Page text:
At long last, Medicare is giving physicians who specialize in sleep medicine a little recognition by giving them their own specialty code. The Centers for Medicare & Medicaid Services (CMS) makes new specialty code CØ official in transmittal 2462. The new code is effective April 1, 2012.
Sleep medicine doctors can self-designate their specialty on the Medicare enrollment application (CMS-855I) or Internet-based Provider Enrollment, Chain and Ownership System (PECOS) when they enroll in the Medicare program, or revalidate their enrollment.
Also in this transmittal, CMS establishes sports medicine code 23 for durable medical equipment Medicare administrative contractors (DME MACs) and ViPS Medicare System (VMS). This specialty code has already been established for Part A/B MACs, fiscal intermediaries (FIs), carriers, and regional home health intermediaries (RHHIs) and their respective shared system maintainers in transmittal 2098.
Specialty codes are used by CMS for programmatic and claims processing purposes.
May 11th, 2012
By I. A. Barot, MD
For 2011, there are six CPT® code changes in the field of neurology/sleep medicine. The additions are primarily the result of the home sleep testing (HST) or portable monitoring (PM), which recently have emerged as a potential lower-cost pathway to screening at-risk patients for sleep-disordered breathing (SBD), including mainly obstructive sleep apnea syndrome (OSAS).
95800 and 95801
Patients with sleep complaints who do not include sleep-related breathing disorders may not be screened with HST/PM (95800 Sleep study, unattended, simultaneous recording; heart rate, oxygen saturation, respiratory analysis (eg, by airflow or peripheral arterial tone), and sleep time and 95801 Sleep study, unattended, simultaneous recording; minimum of heart rate, oxygen saturation, and respiratory analysis (eg, by airflow or peripheral arterial tone). Even a highly sensitive or accurate portable sleep study fails to detect much beyond obstructive events (apneas, hypopneas). Many HST units are poorly sensitive and may result in false negatives.
A proper protocol for HST would include screening in high-risk sleep apnea patients (snoring, witnessed apneas, daytime sleepiness, etc.), with the intention of treating these patients promptly using auto-titrating nasal continuous positive airway pressure (CPAP) therapy and avoiding excessive testing, if possible. Following such a protocol not only could screen effectively many more patients for OSAS, but also could reduce the health care burden substantially as over 80 percent of SBD patients suffer from non-complicated OSAS. This proactive approach is likely to lower significantly the disease burden of hypertension, cardiac issues, diabetes, obesity, mood disorders, cognitive complaints, and attention deficit hyperactivity disorder (ADD/ADHD), among other commonly-treated conditions (for more information on the link between sleep disorders and other conditions, see “Sleep Apnea: The Not-So-Silent Bed Partner,” August 2010 Coding Edge, pages 26-27).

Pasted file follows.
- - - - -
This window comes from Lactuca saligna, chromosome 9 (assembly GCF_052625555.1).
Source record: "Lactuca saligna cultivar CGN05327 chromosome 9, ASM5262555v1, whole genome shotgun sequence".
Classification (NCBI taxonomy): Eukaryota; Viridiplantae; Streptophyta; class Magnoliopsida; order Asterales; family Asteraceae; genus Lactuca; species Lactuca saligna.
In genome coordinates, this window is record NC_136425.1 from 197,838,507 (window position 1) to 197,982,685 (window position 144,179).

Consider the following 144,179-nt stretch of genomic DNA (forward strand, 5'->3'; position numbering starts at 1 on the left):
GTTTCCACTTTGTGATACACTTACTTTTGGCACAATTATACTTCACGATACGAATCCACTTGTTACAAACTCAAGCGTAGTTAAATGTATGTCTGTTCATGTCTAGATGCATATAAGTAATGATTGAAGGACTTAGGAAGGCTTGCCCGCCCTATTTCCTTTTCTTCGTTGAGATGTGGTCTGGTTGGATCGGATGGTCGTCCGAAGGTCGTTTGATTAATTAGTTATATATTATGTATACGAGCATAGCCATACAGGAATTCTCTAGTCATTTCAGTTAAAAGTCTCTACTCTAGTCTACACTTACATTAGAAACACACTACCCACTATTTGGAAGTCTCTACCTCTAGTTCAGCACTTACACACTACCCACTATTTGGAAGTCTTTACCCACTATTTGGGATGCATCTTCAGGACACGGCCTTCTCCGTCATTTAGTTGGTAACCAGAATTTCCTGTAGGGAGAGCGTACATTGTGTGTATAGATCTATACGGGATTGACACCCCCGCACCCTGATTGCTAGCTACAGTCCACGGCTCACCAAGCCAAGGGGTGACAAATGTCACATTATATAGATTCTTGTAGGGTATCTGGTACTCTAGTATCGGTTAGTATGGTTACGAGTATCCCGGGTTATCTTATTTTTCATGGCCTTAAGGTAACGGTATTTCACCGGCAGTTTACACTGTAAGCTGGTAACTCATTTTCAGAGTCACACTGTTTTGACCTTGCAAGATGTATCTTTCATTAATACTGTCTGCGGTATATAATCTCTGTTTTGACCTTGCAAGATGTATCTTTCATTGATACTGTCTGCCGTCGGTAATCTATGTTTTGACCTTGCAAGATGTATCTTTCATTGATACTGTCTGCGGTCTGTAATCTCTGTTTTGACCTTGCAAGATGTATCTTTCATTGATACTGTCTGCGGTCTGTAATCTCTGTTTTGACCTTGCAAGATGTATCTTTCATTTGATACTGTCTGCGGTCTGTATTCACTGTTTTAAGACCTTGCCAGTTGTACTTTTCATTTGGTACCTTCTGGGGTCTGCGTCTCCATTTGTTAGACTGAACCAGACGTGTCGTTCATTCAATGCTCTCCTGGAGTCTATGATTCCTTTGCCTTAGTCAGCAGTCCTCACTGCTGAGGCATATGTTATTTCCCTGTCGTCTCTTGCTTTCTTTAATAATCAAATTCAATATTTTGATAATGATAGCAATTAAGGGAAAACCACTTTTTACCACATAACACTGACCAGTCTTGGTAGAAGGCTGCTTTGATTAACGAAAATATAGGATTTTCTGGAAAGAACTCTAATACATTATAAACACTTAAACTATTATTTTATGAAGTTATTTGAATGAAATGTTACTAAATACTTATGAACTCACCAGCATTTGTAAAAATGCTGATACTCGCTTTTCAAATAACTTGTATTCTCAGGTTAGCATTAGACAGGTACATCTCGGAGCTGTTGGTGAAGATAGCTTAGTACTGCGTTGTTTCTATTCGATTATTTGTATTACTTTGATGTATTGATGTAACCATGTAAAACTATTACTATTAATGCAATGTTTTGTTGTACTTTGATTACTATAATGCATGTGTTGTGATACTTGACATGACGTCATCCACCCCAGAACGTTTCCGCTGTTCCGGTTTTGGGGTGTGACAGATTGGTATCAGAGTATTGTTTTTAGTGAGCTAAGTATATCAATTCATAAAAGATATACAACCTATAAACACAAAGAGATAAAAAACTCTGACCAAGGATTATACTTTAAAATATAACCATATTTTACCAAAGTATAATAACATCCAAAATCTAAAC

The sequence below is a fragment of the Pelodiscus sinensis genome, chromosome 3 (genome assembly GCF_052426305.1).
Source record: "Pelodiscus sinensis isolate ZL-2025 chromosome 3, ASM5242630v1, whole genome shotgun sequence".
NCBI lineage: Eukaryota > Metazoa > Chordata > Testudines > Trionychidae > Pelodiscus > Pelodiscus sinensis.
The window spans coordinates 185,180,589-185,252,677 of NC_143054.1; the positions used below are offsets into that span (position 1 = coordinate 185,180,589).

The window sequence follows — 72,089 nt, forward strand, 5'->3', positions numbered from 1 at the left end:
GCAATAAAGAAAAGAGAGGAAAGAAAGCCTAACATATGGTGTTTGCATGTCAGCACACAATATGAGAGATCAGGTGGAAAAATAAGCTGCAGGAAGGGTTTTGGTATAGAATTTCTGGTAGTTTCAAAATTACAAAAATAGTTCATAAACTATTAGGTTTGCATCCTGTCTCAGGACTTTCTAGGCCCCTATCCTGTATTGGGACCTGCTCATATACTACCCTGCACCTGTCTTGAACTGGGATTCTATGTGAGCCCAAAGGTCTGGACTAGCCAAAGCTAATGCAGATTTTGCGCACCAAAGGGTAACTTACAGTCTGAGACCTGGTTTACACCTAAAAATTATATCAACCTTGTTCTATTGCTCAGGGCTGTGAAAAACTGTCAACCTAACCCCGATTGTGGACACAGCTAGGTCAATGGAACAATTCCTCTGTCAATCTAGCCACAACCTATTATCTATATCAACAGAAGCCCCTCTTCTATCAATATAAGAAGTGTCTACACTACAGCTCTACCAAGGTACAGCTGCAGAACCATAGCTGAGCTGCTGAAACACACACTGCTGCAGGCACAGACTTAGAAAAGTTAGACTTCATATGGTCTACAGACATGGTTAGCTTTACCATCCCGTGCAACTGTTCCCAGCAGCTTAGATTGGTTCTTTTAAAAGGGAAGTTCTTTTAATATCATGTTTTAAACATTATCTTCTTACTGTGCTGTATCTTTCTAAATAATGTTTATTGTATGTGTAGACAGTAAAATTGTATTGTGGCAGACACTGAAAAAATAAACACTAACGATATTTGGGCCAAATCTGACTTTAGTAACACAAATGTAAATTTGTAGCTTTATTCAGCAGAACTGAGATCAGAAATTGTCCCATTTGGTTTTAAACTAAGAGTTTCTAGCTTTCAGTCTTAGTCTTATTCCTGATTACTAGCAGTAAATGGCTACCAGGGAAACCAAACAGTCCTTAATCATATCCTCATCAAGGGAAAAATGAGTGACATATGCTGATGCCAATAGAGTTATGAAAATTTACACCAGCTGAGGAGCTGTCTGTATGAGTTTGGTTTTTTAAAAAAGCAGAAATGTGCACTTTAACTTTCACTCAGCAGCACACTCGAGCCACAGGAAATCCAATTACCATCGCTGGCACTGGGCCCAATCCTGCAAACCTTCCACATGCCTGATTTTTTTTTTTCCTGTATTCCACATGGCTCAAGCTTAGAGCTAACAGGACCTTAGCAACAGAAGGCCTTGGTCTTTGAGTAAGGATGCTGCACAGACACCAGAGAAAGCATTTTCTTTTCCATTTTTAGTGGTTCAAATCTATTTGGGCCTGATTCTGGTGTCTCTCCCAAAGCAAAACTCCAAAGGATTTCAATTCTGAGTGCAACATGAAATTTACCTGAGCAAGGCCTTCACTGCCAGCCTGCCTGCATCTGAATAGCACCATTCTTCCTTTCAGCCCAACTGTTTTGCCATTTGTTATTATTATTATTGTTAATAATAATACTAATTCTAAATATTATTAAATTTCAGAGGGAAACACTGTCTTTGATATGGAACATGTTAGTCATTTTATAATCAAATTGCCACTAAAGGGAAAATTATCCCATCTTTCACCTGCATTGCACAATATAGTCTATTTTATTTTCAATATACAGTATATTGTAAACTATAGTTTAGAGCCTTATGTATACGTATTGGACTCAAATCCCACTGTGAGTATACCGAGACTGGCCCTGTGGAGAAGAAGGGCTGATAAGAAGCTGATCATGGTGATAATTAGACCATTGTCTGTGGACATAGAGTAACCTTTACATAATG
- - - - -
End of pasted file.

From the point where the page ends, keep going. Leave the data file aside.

95810 and 95811
For those patients who either have 1) a negative or inconclusive HST with a high pre-test probability of OSAS, or 2) a higher pre-test probability for either severe or complex sleep apnea, there should be a lowered threshold for a more thorough evaluation, including in-lab polysomnography with proper titration (95810 Polysomnography; sleep staging with 4 or more additional parameters of sleep, attended by a technologist and 95811 Polysomnography; sleep staging with 4 or more additional parameters of sleep, with initiation of continuous positive airway pressure therapy or bilevel ventilation, attended by a technologist).
95953 and 95956
Two CPT® codes have been revised for 2011, and include prolonged seizure monitoring. The first of these, 95953 Monitoring for localization of cerebral seizure focus by computerized portable 16 or more channel EEG, electroencephalographic (EEG) recording and interpretation, each 24 hours, unattended, includes ambulatory recordings that are billed in 24-hour increments depending upon the length of recorded electrocortical activity. Typically, electrodes and sensors are attached to a patient in a neurophysiology lab, data is recorded passively for 24 hours, the patient presses a button if he or she feels an “event” (e.g., possible seizure), and the data is downloaded on a hard drive every 24 hours.
The second prolonged seizure monitor (95956 Monitoring for localization of cerebral seizure focus by cable or radio, 16 or more channel telemetry, electroencephalographic (EEG) recording and interpretation, each 24 hours, attended by a technologist or nurse) typically takes place either in an epilepsy monitoring unit (EMU) or in a neurologist’s office. Here, the patient is attached to EEG equipment, is observed for 8-24 hours, and the data typically is recorded with both video and EEG interpretation available because this test commonly is done to identify non-epileptic seizures (pseudoseizures), or to localize seizures for potential epilepsy surgery.
March 1st, 2011